In 2018, James Kobielus wrote an article on the AI market’s shift to workload-optimized hardware platforms, in which he proposed:
Workload-optimized hardware/software platforms will find a clear niche for on-premises deployment in enterprises’ AI development shops. Before long, no enterprise data lake will be complete without pre-optimized platforms for one or more of the core AI workloads: data ingest and preparation, data modeling and training, and data deployment and operationalization.
We are seeing Kobielus’ words come true. In the past year, nearly 100 companies have announced some sort of AI-optimized IP, chip, or system optimized, primarily for inferencing workloads but also for training. Hyperscalers like Facebook, Amazon, and Google are increasingly talking publicly about “full-stack” optimization of AI, from silicon, through algorithms, up to the application layer.
But what does this look like for the rest of enterprises, those who are just at the beginning of their AI journey? How deeply are they thinking about the platforms upon which their AI applications run?
At the AI Hardware Summit, held at the Computer History Museum in Mt. View, CA, 17-18 September this year, several enterprises including United Health Group and Medallia will join hyperscalers and AI hardware vendors in discussing how data bottlenecks are impacting the choice to invest in on-premise AI hardware.
We caught up with Naveen Rao, Corporate Vice President and General Manager of the Intel AI Products Group, an organization engaged with a wide range of enterprises and industries working at the forefront of AI, to ask him how workload-optimized hardware is changing the AI landscape, how their customers are getting started with existing hardware architectures, and whether Kobielus’ vision is coming true.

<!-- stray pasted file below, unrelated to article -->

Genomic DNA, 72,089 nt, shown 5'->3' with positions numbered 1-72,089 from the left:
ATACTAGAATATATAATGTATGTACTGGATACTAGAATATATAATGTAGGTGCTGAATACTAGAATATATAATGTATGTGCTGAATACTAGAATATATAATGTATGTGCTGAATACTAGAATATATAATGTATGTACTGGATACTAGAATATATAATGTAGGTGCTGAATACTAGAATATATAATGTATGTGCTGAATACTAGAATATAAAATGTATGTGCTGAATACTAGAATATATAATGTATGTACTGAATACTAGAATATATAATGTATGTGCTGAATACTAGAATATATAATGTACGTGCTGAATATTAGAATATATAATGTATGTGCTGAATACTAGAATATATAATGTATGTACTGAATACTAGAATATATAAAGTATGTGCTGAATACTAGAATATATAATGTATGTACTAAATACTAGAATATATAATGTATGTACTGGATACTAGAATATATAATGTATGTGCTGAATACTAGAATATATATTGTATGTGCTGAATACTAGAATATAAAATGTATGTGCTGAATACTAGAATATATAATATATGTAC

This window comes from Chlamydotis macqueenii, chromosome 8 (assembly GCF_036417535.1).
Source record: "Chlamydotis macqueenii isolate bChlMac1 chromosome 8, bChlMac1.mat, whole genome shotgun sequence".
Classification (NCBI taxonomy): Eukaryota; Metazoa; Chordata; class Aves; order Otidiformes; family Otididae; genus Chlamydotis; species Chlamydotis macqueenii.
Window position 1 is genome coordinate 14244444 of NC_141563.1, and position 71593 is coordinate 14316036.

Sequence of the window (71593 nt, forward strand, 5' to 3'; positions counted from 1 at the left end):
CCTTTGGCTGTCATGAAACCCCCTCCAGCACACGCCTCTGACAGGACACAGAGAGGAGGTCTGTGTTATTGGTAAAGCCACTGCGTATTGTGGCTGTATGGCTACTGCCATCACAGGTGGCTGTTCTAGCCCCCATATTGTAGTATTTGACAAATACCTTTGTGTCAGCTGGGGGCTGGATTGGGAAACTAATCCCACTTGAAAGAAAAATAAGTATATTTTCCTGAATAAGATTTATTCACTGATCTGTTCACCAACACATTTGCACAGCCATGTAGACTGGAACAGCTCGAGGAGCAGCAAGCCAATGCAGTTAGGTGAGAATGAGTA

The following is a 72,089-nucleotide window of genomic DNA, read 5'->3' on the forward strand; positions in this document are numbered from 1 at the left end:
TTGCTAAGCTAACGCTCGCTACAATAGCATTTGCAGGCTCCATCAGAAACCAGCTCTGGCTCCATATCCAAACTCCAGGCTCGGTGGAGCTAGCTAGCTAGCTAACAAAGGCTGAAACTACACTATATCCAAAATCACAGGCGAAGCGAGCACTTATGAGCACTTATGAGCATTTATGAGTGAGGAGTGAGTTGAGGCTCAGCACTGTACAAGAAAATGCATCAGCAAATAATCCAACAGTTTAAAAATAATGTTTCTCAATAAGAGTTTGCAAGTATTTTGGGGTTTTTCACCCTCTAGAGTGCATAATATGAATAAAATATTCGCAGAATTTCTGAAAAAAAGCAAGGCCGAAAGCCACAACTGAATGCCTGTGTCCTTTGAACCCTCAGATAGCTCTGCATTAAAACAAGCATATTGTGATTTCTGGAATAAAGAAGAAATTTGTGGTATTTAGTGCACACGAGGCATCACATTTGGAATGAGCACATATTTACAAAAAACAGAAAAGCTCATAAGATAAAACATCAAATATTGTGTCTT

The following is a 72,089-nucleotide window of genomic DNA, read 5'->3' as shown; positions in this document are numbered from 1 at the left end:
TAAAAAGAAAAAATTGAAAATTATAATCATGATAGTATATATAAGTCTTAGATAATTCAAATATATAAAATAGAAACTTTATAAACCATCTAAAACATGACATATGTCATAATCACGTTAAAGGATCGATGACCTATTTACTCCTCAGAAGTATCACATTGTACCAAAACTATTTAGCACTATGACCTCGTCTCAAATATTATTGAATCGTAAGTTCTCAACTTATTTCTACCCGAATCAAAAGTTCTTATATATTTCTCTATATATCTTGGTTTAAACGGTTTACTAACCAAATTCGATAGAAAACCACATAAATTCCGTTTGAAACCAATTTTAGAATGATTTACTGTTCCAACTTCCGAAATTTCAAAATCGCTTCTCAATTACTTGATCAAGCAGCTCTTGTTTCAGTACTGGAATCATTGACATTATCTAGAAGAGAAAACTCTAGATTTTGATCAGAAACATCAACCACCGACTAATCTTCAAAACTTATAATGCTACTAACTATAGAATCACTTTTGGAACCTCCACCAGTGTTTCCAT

To what extent is new custom AI hardware (beyond GPU & CPU-based systems) being investigated or deployed by your enterprise customers? Are there particular industries leading the charge?
Deep learning is really coming of age now, and we are entering the next big wave in algorithmic development where companies are training models based on hundreds of thousands or even millions of parameters.
To more effectively and efficiently build those models, new types of hardware are needed. For example, the GPT-2 language model was built on 1.5 billion parameters, and the amount of compute being used to train it is doubling approximately every three months.
That’s staggering. While most of the AI activity today is concentrated in the consumer services sector, within just a few years every industry will feel the positive impacts of AI. Telecom will see tremendous gains from AI as they progress toward autonomous networks, and automotive, healthcare, financial services, and manufacturing will see some of the most interesting use cases.
It has been said that most AI inference in the data center is being done by CPUs. For enterprise customers with on-premise data centers, what is the benefit in replacing their existing compute capabilities for custom-built AI hardware?
It’s actually not about replacing – it’s about making smart use of what you already have, and then adding acceleration in a purposeful way. CPU-based inference is a great solution for a lot of companies, from superusers like Facebook down to an enterprise that is just starting on their AI journey.